New Invention: Control of CRISPR gene editing

30 April 2019

The recent development of gene editing using biological system CRISPR, creates the prospect of dramatic developments in medicine for gene repair and cancer therapy. The CRISPR/Cas9 system allows targeted DNA cleavage and hence editing of the genome. However, unwanted DNA cuts, resulting from non-specific delivery to off-target cells, could promote tumorigenesis. Cell-specific activation of CRISPR/Cas9 is essential to avoid this problem.

Researchers at the University of Oxford have developed a control system that allows spatio-temporal activation of CRISPR, based on an engineered RNA guide strand. This technology is modular, so both targeting and sensing can be adapted to allow new genes to be targeted, subject to the detection of new biomolecular triggers. It also provides a platform technology that can be applied to any gene therapy based on RNA-dependent nucleases such as Cas9.

CRISPR/Cas9 approaches and limitations

CRISPR is described as “the technology of the century” and brings the hope of treatments for currently incurable diseases, by excising or silencing genes that drive tumour proliferation, repair of faulty genes, or by killing diseased cells.

However, unwanted DNA cuts, resulting from non-specific delivery to off-target cells, remain a serious problem in the successful clinical translation of CRISPR-based therapeutics. Exact spatio-temporal control of CRISPR/Cas9 activity would lead to the development of new therapies and new tools for biotechnology with great translational potential.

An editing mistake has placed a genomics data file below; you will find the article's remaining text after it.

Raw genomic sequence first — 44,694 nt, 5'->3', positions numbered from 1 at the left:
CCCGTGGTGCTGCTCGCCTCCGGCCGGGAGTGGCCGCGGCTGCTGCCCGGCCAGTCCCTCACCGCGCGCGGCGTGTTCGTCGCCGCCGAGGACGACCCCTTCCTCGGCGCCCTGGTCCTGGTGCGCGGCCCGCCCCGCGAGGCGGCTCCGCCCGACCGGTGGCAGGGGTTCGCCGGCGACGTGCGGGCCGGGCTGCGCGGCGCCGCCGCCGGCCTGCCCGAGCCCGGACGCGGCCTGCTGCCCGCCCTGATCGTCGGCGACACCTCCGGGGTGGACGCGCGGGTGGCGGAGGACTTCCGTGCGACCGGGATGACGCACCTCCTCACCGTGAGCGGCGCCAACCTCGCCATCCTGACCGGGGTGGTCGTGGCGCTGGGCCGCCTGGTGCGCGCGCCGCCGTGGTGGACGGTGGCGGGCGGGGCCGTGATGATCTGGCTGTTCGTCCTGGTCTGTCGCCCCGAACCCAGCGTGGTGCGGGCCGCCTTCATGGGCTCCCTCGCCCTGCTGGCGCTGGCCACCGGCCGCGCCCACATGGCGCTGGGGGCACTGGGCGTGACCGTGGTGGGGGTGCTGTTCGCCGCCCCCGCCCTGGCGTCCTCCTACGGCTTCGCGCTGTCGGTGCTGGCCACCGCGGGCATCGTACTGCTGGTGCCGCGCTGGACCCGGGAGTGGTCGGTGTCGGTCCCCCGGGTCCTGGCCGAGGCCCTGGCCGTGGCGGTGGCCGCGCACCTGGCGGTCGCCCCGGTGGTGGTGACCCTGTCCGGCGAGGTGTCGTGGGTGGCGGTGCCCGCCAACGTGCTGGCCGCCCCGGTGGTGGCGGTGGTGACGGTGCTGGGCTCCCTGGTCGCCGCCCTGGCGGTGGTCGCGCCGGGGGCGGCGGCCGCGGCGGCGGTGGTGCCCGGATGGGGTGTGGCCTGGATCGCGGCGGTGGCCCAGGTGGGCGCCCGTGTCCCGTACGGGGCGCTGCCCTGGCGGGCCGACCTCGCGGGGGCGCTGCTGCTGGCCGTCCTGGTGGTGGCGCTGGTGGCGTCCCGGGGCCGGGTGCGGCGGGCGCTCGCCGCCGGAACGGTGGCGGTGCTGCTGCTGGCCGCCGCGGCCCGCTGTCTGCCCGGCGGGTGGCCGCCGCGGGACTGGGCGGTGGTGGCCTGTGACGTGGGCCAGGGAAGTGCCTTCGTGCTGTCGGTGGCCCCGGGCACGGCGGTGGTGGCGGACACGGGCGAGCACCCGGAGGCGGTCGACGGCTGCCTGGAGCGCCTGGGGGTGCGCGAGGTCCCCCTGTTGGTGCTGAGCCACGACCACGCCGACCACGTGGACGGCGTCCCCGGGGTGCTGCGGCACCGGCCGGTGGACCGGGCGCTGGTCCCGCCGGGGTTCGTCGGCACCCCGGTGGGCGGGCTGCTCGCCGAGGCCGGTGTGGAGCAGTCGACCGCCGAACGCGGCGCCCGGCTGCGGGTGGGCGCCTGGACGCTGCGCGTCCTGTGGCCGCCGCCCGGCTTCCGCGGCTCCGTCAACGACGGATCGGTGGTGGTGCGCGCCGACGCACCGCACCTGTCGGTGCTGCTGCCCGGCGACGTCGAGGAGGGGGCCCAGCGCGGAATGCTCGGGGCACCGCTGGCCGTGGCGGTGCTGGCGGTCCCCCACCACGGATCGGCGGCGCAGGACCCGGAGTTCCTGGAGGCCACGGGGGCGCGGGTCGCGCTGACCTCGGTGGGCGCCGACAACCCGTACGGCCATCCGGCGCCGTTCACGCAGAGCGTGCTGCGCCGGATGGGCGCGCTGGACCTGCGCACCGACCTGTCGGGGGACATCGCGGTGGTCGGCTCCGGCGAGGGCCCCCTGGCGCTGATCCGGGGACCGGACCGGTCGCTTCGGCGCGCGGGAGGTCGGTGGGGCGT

Improvement of current methods with the Oxford technology

Oxford academics have developed an innovative control system allowing gene editing to be activated only in response to precisely defined combinations of biomolecular signals in targeted cell populations.

This technology is based on engineered Cas9 guide strands that incorporate sensor motifs that allow the nuclease Cas9 to cut DNA only when conditions characteristic of target cells are met. By improving the CRISPR/Cas9 constructs with the use of this modified guide-RNAs (gRNA) containing the blocking module, a nucleic-acid dependent activation of the Cas9 enzyme is allowed.
Furthermore, this unique design provides Cas9 sensing abilities with minimal leakage of activity, which is desirable for precise enzyme activity.

Several RNA guide strands have already been developed in the laboratory. Efficiency and selectivity of the system have been successfully tested in vitro and in cellular models.

Main applications of conditional regulation

This new approach improves the current CRISPR/Cas9 gene editing applications and it can be applied to any gene regulation technique but with improved implementation and results:

  • Use in biomedical applications for cell-type specific activation of the CRISPR/Cas9 system
  • Tool for synthetic biology: genetic circuits or nucleic-acid nanotechnology
  • Production of other conditionally activated CRISPR/Cas9 systems based on the use of other activation molecules, such as proteins or small molecules

Commercialisation

This technology is subject to a patent application. Oxford University Innovation is interested in hearing from companies that would like to license this technology.